Development of consensus based national antimicrobial stewardship competencies for UK undergraduate healthcare professional education.
Stewart, Derek C.
Tonna, Antonella P.
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COURTENAY, M., LIM, R., CASTRO-SANCHEZ, E., DESLANDES, R., HODSON, K., MORRIS, G., REEVES, S., WEISS, M., ASHIRU-OREDOPE, D., BAIN, H., BLACK, A., BOSANQUET, J., COCKBURN, A., DUGGAN, C., FITZPATRICK, M., GALLAGHER, R., GRANT, D., MCEWEN, J., REID, N., SNEDDON, J., STEWART, D., TONNA, A. and WHITE, P. 2018. Development of consensus based national antimicrobial stewardship competencies for UK undergraduate healthcare professional education. Journal of hospital infection [online], (accepted). Available from: https://doi.org/10.1016/j.jhin.2018.06.022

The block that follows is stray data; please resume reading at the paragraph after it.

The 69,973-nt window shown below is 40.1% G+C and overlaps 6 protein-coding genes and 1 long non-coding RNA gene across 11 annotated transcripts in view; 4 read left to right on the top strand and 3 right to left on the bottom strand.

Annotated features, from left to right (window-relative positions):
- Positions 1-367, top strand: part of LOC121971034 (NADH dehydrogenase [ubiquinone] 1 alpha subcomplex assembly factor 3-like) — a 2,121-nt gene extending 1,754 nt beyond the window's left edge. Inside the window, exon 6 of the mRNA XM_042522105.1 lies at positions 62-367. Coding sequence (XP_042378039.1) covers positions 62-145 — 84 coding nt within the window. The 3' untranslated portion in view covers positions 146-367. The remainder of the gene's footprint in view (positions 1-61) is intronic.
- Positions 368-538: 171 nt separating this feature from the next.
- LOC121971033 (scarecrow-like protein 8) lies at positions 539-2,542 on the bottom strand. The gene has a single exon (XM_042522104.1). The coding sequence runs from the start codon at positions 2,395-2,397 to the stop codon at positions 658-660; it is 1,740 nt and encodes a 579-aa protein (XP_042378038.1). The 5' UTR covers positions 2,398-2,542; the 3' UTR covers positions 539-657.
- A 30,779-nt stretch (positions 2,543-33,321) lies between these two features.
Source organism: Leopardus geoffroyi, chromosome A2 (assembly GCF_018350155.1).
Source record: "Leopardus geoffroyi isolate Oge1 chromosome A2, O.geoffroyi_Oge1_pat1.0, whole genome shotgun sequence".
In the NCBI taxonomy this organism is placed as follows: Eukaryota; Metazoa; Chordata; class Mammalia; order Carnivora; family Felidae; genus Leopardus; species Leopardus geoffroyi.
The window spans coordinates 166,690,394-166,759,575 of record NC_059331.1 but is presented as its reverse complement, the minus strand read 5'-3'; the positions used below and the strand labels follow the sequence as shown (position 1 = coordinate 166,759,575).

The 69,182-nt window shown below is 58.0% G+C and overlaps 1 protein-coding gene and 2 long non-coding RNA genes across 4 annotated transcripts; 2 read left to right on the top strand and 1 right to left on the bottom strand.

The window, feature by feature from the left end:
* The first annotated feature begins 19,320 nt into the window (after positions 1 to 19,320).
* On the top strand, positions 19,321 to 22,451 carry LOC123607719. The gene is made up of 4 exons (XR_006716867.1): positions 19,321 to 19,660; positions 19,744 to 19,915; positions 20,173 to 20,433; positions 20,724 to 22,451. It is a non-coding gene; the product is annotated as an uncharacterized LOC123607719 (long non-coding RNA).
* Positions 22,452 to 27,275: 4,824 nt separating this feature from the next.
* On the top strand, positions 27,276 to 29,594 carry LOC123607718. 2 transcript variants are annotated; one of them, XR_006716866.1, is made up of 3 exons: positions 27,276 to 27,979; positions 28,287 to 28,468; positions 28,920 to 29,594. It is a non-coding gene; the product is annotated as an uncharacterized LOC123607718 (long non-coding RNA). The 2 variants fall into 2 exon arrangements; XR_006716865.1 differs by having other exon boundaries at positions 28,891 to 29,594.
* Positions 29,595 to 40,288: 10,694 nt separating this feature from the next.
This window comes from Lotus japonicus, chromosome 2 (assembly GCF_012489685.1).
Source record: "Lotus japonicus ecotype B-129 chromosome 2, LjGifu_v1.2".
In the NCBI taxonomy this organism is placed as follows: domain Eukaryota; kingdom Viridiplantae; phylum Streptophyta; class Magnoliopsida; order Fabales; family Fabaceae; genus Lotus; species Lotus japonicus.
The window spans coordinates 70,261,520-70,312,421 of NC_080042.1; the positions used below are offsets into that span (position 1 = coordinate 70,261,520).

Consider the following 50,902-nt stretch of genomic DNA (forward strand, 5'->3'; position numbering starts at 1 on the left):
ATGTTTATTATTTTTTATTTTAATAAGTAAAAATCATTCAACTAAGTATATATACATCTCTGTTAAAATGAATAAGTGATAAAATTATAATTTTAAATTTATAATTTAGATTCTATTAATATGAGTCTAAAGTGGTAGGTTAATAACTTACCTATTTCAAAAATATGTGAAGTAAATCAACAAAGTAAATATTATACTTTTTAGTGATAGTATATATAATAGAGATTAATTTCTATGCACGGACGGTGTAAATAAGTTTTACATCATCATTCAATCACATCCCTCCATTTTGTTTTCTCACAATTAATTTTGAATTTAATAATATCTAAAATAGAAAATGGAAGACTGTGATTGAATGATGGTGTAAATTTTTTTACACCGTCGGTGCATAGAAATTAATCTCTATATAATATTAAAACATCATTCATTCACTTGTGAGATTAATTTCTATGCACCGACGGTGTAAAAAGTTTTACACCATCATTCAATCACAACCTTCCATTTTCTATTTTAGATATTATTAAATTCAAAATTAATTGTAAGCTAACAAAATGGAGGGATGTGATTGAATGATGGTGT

Background: Healthcare professionals are involved in an array of patient and medicine related stewardship activities, for which an understanding and engagement with antimicrobial stewardship (AMS) is important. Undergraduate education provides an ideal opportunity to prepare healthcare professionals for these roles and activities. Aim: To provide United Kingdom national consensus on a common set of antimicrobial stewardship competencies appropriate for undergraduate healthcare professional education. Methods: A modified Delphi approach comprising two on-line surveys delivered to a United Kingdom national panel of twenty-one individuals reflecting expertise in prescribing and medicines management with regards to the education and practice of nurses and midwives, pharmacists, physiotherapists and podiatrists; and antimicrobial prescribing and stewardship. Data collection took place between October and December 2017. Findings: A total of 21 participants agreed to become members of the expert panel, of whom 19 (90%) completed round 1 questionnaire, and 17 (89%) completed round 2. Panelists reached a consensus, with consistent high levels of agreement reached, on 6 overarching competency statements (sub divided into 6 domains), and 55 individual descriptors essential for antimicrobial stewardship by healthcare professionals. Conclusion: Given the consistently high levels of agreement reached on competency statements and their associated descriptors, this competency framework should be used to direct education for undergraduate healthcare professionals, and those working in new clinical roles to support healthcare delivery where an understanding of, and engagement with, AMS is important. Although the competencies target basic education, they can also be used for continuing education.